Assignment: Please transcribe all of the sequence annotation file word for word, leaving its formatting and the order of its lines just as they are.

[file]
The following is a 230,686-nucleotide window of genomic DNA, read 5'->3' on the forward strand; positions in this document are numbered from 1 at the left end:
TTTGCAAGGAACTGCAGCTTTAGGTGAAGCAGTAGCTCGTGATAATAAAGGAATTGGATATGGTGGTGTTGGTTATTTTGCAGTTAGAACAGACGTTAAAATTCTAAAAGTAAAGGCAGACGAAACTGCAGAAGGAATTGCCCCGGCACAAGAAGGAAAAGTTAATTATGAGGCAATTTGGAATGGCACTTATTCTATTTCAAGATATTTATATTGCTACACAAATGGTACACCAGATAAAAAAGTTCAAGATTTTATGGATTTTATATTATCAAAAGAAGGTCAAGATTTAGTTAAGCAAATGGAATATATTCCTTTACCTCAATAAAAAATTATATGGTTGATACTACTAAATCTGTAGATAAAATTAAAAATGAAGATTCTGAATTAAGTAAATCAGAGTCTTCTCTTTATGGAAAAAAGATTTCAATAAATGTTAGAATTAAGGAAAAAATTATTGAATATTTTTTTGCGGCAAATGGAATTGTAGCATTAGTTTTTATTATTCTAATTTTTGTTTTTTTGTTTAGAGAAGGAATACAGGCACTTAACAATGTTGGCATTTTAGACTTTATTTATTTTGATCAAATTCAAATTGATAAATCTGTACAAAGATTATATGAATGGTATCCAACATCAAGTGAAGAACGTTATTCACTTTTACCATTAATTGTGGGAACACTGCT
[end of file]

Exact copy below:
The following is a 230,686-nucleotide window of genomic DNA, read 5'->3' on the forward strand; positions in this document are numbered from 1 at the left end:
TTTGCAAGGAACTGCAGCTTTAGGTGAAGCAGTAGCTCGTGATAATAAAGGAATTGGATATGGTGGTGTTGGTTATTTTGCAGTTAGAACAGACGTTAAAATTCTAAAAGTAAAGGCAGACGAAACTGCAGAAGGAATTGCCCCGGCACAAGAAGGAAAAGTTAATTATGAGGCAATTTGGAATGGCACTTATTCTATTTCAAGATATTTATATTGCTACACAAATGGTACACCAGATAAAAAAGTTCAAGATTTTATGGATTTTATATTATCAAAAGAAGGTCAAGATTTAGTTAAGCAAATGGAATATATTCCTTTACCTCAATAAAAAATTATATGGTTGATACTACTAAATCTGTAGATAAAATTAAAAATGAAGATTCTGAATTAAGTAAATCAGAGTCTTCTCTTTATGGAAAAAAGATTTCAATAAATGTTAGAATTAAGGAAAAAATTATTGAATATTTTTTTGCGGCAAATGGAATTGTAGCATTAGTTTTTATTATTCTAATTTTTGTTTTTTTGTTTAGAGAAGGAATACAGGCACTTAACAATGTTGGCATTTTAGACTTTATTTATTTTGATCAAATTCAAATTGATAAATCTGTACAAAGATTATATGAATGGTATCCAACATCAAGTGAAGAACGTTATTCACTTTTACCATTAATTGTGGGAACACTGCT